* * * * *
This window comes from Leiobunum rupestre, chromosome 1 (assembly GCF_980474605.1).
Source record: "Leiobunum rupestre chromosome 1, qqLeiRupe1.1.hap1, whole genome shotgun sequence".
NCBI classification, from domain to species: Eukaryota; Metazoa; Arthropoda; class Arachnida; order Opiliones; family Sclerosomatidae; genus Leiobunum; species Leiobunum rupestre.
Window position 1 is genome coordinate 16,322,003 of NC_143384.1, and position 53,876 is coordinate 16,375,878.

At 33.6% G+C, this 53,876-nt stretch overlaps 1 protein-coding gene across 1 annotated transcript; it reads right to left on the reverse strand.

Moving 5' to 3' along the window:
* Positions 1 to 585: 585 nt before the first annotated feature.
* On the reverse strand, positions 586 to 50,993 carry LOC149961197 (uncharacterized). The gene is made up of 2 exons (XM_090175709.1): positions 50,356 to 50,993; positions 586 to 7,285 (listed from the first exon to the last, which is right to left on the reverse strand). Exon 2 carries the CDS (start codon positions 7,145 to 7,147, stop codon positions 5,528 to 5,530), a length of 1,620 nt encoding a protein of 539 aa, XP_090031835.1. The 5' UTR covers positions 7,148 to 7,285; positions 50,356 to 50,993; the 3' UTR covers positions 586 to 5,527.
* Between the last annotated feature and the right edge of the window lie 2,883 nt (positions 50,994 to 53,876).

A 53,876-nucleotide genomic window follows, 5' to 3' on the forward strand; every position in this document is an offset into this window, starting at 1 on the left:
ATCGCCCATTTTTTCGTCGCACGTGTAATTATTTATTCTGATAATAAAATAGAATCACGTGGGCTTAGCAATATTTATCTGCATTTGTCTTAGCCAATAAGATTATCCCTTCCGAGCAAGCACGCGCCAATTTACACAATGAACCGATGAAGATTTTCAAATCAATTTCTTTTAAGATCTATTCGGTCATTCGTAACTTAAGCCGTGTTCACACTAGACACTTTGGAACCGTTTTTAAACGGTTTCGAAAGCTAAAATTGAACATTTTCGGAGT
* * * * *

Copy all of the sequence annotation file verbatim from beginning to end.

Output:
This window comes from Leiobunum rupestre, chromosome 1 (assembly GCF_980474605.1).
Source record: "Leiobunum rupestre chromosome 1, qqLeiRupe1.1.hap1, whole genome shotgun sequence".
NCBI classification, from domain to species: Eukaryota; Metazoa; Arthropoda; class Arachnida; order Opiliones; family Sclerosomatidae; genus Leiobunum; species Leiobunum rupestre.
Window position 1 is genome coordinate 16,322,003 of NC_143384.1, and position 53,876 is coordinate 16,375,878.

At 33.6% G+C, this 53,876-nt stretch overlaps 1 protein-coding gene across 1 annotated transcript; it reads right to left on the reverse strand.

Moving 5' to 3' along the window:
* Positions 1 to 585: 585 nt before the first annotated feature.
* On the reverse strand, positions 586 to 50,993 carry LOC149961197 (uncharacterized). The gene is made up of 2 exons (XM_090175709.1): positions 50,356 to 50,993; positions 586 to 7,285 (listed from the first exon to the last, which is right to left on the reverse strand). Exon 2 carries the CDS (start codon positions 7,145 to 7,147, stop codon positions 5,528 to 5,530), a length of 1,620 nt encoding a protein of 539 aa, XP_090031835.1. The 5' UTR covers positions 7,148 to 7,285; positions 50,356 to 50,993; the 3' UTR covers positions 586 to 5,527.
* Between the last annotated feature and the right edge of the window lie 2,883 nt (positions 50,994 to 53,876).

A 53,876-nucleotide genomic window follows, 5' to 3' on the forward strand; every position in this document is an offset into this window, starting at 1 on the left:
ATCGCCCATTTTTTCGTCGCACGTGTAATTATTTATTCTGATAATAAAATAGAATCACGTGGGCTTAGCAATATTTATCTGCATTTGTCTTAGCCAATAAGATTATCCCTTCCGAGCAAGCACGCGCCAATTTACACAATGAACCGATGAAGATTTTCAAATCAATTTCTTTTAAGATCTATTCGGTCATTCGTAACTTAAGCCGTGTTCACACTAGACACTTTGGAACCGTTTTTAAACGGTTTCGAAAGCTAAAATTGAACATTTTCGGAGT